“The Conservatives and Labour have barely moved. The most notable event? The SNP hitting 52 per cent on the latest TNS Scotland poll. A key theme for this election is the impact of ‘edge’ politics on the centre.”
8/10 James Endersby (Opinium Research)
“Our poll gives the Tories a four-point lead. It was carried out either side of Thursday’s TV debate so we haven’t seen the expected dent in Tory fortunes yet. The pattern we’ve seen for a while now appears to be unaffected by week-to-week events. If our figures hold fast, the Lib Dems would still be kingmakers as Tories plus DUP wouldn’t equal 326 seats, but neither would SNP plus Labour. Both sides would need the Lib Dems to eke out a majority.”
9/10 Martin Boon (ICM)
“We caused something of a kerfuffle this week with a Tory six-pointer. Looking back over the last four campaigns, on each occasion the incumbent government just failed to reach the vote share achieved on our first campaign poll. As I’m reaching for an answer, on that basis alone I’ll go for 36 per cent for the Tories and 34 per cent for Labour.”
10/10 Lord Ashcroft (Lord Ashcroft Polls)
He refuses to make predictions. “My polls are snapshots, not predictions.”
“London has more regional and global headquarters than any city in the world and some of those headquarters could actually be moved relatively painlessly to places within the EU. You can’t move factories easily, but you can move head offices.
“[But] it’s the uncertainty that is the problem. It seems to me that the cart is very firmly before the horse. Logically, you would have started with ‘these are the reforms we would like to see enacted within the EU’ and then, at the end of the process, determine whether or not you’ve made enough progress and then decide if a referendum is necessary.
“It’s a question of weighing up the pluses and minuses. This issue of the EU referendum and the uncertainty that it creates and the possibility that it could lead to Britain leaving the EU is a particularly heavy kind of pebble to put in the scales.”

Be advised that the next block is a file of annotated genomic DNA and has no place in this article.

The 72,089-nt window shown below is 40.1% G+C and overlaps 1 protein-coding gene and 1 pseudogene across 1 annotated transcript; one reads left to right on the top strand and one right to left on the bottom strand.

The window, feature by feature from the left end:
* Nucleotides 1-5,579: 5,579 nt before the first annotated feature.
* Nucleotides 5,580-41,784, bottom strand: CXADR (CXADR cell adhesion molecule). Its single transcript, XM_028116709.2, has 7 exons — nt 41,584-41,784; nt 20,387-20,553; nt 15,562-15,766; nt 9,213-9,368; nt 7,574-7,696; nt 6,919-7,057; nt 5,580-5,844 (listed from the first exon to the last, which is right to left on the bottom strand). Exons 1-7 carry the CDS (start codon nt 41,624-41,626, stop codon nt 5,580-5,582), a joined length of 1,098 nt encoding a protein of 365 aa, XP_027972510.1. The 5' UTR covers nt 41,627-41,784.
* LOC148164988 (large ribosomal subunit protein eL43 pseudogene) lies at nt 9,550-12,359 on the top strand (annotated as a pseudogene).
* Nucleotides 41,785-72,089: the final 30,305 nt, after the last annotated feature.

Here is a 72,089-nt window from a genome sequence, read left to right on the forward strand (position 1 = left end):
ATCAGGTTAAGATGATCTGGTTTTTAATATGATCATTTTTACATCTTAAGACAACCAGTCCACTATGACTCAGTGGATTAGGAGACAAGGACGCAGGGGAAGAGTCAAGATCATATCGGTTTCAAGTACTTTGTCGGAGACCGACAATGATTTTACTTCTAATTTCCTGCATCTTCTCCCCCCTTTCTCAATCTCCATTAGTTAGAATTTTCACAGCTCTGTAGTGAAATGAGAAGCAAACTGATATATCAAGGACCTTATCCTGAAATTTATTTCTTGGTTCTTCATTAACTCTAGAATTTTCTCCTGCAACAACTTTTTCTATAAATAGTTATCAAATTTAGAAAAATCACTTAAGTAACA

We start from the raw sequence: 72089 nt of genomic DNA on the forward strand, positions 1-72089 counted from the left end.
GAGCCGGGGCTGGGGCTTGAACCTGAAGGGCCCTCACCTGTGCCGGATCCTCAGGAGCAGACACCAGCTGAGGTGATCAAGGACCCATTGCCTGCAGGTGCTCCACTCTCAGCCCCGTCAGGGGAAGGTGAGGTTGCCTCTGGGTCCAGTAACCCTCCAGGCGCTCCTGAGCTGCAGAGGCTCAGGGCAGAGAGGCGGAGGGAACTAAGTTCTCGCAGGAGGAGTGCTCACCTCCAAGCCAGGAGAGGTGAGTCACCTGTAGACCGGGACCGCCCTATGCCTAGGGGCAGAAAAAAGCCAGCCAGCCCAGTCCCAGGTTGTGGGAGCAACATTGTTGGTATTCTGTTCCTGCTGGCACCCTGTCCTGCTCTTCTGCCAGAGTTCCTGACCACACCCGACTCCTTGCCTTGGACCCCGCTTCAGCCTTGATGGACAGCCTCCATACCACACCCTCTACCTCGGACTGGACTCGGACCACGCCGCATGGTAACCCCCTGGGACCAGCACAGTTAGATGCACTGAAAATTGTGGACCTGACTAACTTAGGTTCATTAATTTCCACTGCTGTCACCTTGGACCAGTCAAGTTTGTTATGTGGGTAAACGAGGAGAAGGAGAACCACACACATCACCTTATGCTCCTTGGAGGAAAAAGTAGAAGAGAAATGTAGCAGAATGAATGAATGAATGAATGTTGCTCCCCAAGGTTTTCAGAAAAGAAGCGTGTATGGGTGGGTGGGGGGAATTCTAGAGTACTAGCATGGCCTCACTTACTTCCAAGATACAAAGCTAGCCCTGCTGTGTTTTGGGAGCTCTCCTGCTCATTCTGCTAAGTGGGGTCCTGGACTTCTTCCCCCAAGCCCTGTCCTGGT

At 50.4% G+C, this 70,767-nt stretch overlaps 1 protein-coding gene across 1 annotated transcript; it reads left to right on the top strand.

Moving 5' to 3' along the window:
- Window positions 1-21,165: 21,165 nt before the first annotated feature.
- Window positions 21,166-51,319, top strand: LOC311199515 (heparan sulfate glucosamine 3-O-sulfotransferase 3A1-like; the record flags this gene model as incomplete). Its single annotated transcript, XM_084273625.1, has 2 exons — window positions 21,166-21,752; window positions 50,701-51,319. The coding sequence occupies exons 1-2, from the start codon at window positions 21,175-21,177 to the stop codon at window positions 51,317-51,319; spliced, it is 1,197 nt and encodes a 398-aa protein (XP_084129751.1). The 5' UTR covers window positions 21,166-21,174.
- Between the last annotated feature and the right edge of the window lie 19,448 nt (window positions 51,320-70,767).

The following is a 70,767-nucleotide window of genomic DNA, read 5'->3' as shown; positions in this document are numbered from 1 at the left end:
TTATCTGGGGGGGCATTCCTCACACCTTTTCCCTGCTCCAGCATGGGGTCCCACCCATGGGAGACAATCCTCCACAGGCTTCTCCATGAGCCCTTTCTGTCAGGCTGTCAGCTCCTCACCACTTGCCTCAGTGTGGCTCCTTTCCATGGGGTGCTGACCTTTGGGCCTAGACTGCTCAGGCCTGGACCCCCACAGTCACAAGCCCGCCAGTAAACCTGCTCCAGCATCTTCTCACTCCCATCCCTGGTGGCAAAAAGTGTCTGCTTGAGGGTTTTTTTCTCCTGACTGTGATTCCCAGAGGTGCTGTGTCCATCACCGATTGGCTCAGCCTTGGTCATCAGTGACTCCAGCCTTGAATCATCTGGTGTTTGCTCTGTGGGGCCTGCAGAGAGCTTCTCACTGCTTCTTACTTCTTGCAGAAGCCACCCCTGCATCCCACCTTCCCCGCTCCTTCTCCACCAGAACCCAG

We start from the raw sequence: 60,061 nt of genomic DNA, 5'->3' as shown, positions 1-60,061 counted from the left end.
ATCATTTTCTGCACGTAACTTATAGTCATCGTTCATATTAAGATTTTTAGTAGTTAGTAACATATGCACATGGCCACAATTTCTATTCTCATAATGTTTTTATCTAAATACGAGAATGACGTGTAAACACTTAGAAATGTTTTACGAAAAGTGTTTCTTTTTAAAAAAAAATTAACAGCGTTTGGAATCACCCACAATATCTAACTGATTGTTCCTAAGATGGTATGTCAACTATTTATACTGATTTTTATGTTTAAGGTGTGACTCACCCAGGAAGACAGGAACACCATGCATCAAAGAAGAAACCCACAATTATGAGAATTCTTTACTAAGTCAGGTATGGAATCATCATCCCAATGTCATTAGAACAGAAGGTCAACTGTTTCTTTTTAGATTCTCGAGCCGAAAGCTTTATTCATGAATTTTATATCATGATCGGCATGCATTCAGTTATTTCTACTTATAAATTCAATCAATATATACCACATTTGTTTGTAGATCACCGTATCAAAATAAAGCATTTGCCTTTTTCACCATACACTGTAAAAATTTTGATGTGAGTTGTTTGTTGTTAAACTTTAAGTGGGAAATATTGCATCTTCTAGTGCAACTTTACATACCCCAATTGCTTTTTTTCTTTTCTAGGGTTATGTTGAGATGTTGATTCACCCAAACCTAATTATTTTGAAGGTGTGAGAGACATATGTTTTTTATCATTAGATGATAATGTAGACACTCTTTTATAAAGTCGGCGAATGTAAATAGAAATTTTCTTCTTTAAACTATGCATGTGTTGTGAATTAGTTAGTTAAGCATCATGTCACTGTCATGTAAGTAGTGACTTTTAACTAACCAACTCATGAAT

Mr Allan’s comments came as Frans van Houten, chief executive of Dutch electronics group Royal Philips, said that the firm might reconsider investing in the UK if it voted to leave the EU. Mr van Houten told the Telegraph it would be “a real loss if the United Kingdom would not be part of Europe”.
On Labour’s plan for a mansion tax, Mr Allan said Mr Miliband and his party had been “very unclear about how that tax will work”. He added: “That is a real issue for London, because it is actually going to be a London tax and bear upon an awful lot of people in London... if I were advising them on the implementation of the mansion tax... I would be arguing for adapting council tax to have more bands so people who have very expensive houses pay more. But [as to] putting another tax, and particularly at a penal rate on top of that – it’s pretty difficult to justify.”
On immigration, Mr Allan said: “All the political parties have been spooked by Ukip into making commitments on immigration. There are problems... that need to be sorted out, but I think the answer is not to lock the door and throw the key away.”
Mr Allan did not sign the letter from 103 business leaders to The Daily Telegraph earlier this month supporting the Tories and warning that a Labour government would be bad for British business and the economy. He said: “Companies have to work with whatever the government of the day is going to be and I don’t think they should choose sides in a party sense … I am not a member of any political party. I would regard myself as being somewhere pretty close to the centre.”